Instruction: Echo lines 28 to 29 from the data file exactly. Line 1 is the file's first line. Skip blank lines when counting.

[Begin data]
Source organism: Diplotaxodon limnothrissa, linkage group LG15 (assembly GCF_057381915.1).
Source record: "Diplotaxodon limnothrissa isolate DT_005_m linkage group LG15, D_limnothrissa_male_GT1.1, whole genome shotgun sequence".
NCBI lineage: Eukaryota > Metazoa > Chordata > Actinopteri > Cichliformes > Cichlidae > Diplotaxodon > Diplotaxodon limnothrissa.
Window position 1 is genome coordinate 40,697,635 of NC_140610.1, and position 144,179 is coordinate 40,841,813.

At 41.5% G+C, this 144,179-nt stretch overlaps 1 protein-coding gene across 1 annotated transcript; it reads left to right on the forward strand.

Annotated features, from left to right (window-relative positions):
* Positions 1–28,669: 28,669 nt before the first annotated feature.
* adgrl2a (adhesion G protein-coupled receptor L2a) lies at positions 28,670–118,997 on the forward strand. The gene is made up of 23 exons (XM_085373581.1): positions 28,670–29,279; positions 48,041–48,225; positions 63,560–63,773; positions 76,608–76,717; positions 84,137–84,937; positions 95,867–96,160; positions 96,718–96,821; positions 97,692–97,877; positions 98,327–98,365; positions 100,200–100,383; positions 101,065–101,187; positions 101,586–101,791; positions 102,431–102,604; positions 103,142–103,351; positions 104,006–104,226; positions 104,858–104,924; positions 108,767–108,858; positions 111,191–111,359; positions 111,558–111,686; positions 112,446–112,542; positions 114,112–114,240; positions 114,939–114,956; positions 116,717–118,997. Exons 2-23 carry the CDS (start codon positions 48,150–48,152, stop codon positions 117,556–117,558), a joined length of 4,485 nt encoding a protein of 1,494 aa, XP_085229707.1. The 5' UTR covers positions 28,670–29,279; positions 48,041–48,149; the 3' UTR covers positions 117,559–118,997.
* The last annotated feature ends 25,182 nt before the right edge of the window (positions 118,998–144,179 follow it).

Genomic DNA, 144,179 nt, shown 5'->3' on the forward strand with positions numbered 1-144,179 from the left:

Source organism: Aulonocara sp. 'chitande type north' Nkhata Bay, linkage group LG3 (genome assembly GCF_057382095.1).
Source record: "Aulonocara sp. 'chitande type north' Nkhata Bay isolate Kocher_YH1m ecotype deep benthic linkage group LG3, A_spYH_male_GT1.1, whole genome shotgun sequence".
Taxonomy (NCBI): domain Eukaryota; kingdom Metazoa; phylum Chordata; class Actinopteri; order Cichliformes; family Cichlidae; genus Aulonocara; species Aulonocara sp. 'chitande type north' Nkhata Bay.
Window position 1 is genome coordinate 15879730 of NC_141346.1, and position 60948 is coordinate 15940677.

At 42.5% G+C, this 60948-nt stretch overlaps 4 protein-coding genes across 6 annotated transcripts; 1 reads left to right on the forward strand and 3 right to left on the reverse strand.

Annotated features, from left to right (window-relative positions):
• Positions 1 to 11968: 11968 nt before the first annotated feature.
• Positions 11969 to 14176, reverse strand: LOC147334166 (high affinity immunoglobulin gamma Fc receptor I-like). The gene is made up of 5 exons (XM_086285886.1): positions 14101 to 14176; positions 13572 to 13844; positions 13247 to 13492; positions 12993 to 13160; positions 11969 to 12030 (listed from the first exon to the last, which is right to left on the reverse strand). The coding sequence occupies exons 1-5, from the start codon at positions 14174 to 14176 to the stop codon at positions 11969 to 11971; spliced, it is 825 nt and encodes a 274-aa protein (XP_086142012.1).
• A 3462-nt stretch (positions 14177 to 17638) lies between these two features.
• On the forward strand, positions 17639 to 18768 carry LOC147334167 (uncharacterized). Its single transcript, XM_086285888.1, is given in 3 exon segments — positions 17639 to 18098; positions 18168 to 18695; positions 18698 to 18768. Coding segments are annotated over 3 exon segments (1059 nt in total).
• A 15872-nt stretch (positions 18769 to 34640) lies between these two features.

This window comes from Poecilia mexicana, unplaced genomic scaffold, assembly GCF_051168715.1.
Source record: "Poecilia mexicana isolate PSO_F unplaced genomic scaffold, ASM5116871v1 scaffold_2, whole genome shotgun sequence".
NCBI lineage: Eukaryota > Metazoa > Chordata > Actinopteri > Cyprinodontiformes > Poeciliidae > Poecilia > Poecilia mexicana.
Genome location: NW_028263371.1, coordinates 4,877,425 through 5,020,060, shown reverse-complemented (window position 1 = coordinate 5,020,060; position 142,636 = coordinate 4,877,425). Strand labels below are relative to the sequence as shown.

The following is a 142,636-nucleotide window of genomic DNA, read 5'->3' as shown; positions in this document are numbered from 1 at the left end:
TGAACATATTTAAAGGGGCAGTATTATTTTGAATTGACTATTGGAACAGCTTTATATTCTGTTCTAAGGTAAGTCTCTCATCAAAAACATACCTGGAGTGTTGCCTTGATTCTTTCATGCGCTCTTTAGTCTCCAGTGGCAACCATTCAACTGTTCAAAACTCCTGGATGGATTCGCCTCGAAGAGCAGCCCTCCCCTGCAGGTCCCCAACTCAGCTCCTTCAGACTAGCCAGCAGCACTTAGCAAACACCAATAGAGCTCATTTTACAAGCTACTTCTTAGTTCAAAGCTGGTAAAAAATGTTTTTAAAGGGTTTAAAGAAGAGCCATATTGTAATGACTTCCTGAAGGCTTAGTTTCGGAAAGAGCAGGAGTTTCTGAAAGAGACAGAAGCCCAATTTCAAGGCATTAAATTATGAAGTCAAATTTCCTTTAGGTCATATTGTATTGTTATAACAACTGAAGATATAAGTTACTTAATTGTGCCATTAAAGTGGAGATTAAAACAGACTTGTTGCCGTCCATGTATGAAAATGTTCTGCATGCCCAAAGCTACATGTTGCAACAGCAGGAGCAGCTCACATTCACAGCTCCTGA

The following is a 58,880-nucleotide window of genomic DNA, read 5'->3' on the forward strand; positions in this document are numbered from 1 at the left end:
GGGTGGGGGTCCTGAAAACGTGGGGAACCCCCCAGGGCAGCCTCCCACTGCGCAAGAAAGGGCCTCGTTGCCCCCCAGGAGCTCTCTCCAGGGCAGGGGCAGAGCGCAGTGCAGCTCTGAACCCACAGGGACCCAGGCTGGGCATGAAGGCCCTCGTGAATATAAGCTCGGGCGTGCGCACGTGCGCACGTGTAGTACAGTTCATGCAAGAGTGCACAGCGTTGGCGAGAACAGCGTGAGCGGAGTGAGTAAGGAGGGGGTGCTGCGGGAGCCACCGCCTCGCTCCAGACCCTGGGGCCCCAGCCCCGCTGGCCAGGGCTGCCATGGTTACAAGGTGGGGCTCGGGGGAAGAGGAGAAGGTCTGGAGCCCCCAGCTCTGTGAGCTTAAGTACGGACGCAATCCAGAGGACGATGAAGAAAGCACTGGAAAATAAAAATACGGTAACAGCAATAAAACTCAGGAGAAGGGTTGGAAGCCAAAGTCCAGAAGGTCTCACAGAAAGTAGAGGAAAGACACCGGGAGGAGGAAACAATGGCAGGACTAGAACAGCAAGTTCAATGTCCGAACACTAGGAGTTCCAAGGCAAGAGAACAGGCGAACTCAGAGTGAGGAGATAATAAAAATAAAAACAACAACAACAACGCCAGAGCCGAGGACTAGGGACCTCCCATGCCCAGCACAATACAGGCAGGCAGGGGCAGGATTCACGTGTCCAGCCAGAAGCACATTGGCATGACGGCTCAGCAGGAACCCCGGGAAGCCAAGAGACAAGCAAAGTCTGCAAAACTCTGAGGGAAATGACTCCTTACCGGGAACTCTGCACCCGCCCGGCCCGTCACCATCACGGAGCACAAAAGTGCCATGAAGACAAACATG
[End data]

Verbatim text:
The following is a 58,880-nucleotide window of genomic DNA, read 5'->3' on the forward strand; positions in this document are numbered from 1 at the left end:
GGGTGGGGGTCCTGAAAACGTGGGGAACCCCCCAGGGCAGCCTCCCACTGCGCAAGAAAGGGCCTCGTTGCCCCCCAGGAGCTCTCTCCAGGGCAGGGGCAGAGCGCAGTGCAGCTCTGAACCCACAGGGACCCAGGCTGGGCATGAAGGCCCTCGTGAATATAAGCTCGGGCGTGCGCACGTGCGCACGTGTAGTACAGTTCATGCAAGAGTGCACAGCGTTGGCGAGAACAGCGTGAGCGGAGTGAGTAAGGAGGGGGTGCTGCGGGAGCCACCGCCTCGCTCCAGACCCTGGGGCCCCAGCCCCGCTGGCCAGGGCTGCCATGGTTACAAGGTGGGGCTCGGGGGAAGAGGAGAAGGTCTGGAGCCCCCAGCTCTGTGAGCTTAAGTACGGACGCAATCCAGAGGACGATGAAGAAAGCACTGGAAAATAAAAATACGGTAACAGCAATAAAACTCAGGAGAAGGGTTGGAAGCCAAAGTCCAGAAGGTCTCACAGAAAGTAGAGGAAAGACACCGGGAGGAGGAAACAATGGCAGGACTAGAACAGCAAGTTCAATGTCCGAACACTAGGAGTTCCAAGGCAAGAGAACAGGCGAACTCAGAGTGAGGAGATAATAAAAATAAAAACAACAACAACAACGCCAGAGCCGAGGACTAGGGACCTCCCATGCCCAGCACAATACAGGCAGGCAGGGGCAGGATTCACGTGTCCAGCCAGAAGCACATTGGCATGACGGCTCAGCAGGAACCCCGGGAAGCCAAGAGACAAGCAAAGTCTGCAAAACTCTGAGGGAAATGACTCCTTACCGGGAACTCTGCACCCGCCCGGCCCGTCACCATCACGGAGCACAAAAGTGCCATGAAGACAAACATG